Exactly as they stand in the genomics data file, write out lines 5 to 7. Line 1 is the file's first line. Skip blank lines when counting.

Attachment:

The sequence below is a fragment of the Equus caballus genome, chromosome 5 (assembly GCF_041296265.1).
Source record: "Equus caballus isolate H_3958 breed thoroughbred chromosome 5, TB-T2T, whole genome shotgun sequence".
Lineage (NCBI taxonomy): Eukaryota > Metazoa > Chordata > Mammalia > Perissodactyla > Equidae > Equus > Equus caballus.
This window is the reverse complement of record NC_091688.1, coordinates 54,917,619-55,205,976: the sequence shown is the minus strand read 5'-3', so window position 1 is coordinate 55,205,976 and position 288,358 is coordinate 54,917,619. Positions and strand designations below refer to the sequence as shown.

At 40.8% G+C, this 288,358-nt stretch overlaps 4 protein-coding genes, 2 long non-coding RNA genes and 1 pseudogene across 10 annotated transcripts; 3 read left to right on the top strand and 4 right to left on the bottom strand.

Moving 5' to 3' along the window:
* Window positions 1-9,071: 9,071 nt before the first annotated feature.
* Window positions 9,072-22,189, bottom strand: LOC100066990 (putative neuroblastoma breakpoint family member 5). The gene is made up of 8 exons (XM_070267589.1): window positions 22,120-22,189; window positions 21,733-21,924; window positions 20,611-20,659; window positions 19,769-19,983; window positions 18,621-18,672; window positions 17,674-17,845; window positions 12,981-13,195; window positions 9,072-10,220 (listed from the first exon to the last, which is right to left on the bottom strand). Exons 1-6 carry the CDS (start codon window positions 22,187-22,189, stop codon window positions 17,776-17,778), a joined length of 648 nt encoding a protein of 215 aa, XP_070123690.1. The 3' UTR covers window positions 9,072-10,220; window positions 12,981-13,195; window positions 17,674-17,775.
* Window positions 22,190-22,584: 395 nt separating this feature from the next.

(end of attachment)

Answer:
At 40.8% G+C, this 288,358-nt stretch overlaps 4 protein-coding genes, 2 long non-coding RNA genes and 1 pseudogene across 10 annotated transcripts; 3 read left to right on the top strand and 4 right to left on the bottom strand.

Moving 5' to 3' along the window:
* Window positions 1-9,071: 9,071 nt before the first annotated feature.